Untitled Document
Not a member yet? Register for full benefits!

Username
Password
 In reversing motor nerve damage, time is of the essence

This story is from the category The Brain
Printer Friendly Version
Email to a Friend (currently Down)

 

 

Date posted: 04/10/2011

When a motor nerve is severely damaged, people rarely recover full muscle strength and function. Neuroscientists from Children's Hospital Boston, combining patient data with observations in a mouse model, now show why. It's not that motor nerve fibers don't regrow -- they can -- but they don't grow fast enough. By the time they get to the muscle fibers, they can no longer communicate with them.

The study, published in the November issue of the Journal of Clinical Investigation (online October 3) has immediate implications for patients with motor nerve injuries, including carpal tunnel syndrome, cubital tunnel syndrome, nerve damage caused by surgery and brachial avulsion injuries: Time is of the essence in repairing nerve damage.

"There's a clock ticking, and if you're too late, the muscle cannot be functionally reactivated," says Clifford Woolf, Ph.D, senior investigator and director of the Program in Neurobiology and F.M. Kirby Neurobiology Center at Children's Hospital Boston. "If there's muscle weakness, waiting six months to see if it gets better or worse before intervening may not be the best idea."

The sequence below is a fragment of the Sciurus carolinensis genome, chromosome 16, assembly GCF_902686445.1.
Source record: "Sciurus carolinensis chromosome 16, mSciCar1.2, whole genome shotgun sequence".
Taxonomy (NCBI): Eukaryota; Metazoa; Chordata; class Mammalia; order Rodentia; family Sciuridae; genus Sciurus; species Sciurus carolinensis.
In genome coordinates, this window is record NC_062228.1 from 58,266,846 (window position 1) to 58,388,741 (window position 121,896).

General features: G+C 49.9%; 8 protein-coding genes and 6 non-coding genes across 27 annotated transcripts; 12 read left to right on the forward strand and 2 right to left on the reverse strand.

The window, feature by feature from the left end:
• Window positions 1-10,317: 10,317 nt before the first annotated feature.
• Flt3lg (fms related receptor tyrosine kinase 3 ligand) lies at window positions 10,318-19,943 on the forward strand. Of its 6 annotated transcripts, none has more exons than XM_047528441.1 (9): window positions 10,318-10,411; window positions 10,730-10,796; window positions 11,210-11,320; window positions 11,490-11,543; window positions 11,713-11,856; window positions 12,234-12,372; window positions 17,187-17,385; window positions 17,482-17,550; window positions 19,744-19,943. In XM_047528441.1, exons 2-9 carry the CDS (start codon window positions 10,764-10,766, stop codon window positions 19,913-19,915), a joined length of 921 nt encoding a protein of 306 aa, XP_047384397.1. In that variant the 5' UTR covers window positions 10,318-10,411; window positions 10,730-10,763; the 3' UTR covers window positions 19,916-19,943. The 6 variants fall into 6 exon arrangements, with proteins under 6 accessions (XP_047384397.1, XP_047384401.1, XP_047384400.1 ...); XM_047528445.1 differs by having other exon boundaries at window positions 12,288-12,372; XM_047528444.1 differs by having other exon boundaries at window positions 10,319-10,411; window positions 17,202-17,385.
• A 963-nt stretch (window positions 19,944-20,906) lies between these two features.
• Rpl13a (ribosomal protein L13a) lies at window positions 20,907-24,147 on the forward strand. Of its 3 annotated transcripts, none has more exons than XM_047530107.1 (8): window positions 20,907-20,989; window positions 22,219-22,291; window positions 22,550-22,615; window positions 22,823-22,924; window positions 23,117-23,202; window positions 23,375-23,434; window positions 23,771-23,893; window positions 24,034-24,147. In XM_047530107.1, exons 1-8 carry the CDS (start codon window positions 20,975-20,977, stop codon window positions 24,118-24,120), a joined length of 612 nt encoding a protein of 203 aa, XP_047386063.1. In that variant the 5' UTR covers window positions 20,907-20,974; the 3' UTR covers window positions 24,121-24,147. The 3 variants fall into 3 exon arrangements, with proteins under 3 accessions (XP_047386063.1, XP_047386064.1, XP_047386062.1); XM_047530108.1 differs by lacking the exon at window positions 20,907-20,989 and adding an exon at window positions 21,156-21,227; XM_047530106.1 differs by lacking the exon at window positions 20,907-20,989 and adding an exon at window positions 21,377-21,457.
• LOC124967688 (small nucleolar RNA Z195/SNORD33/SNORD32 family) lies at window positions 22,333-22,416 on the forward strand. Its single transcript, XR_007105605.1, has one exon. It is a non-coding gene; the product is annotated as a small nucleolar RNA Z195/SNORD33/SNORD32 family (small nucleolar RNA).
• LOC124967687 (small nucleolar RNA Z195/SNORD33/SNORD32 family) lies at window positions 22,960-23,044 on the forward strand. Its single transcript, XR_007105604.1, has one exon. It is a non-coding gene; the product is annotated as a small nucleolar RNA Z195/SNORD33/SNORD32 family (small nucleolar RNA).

See the full Story via external site: medicalxpress.com



Most recent stories in this category (The Brain):

04/02/2017: HKU scientists utilise innovative neuroimaging approach to unravel complex brain networks

26/01/2017: Personality linked to 'differences in brain structure'

12/01/2017: Donkey Kong used to Help Guide New Approaches in Neuroscience

10/12/2016: Doctors use deep-brain ultrasound therapy to treat tremors

17/02/2015: Hearing experts break sound barrier for children born without hearing nerve

17/02/2015: Smoking thins vital part of brain

05/02/2015: Intracranial Stimulation Proved Efficient in the Recovery of Learning and Memory in Rats

05/02/2015: Repeated head blows linked to smaller brain volume and slower processing speeds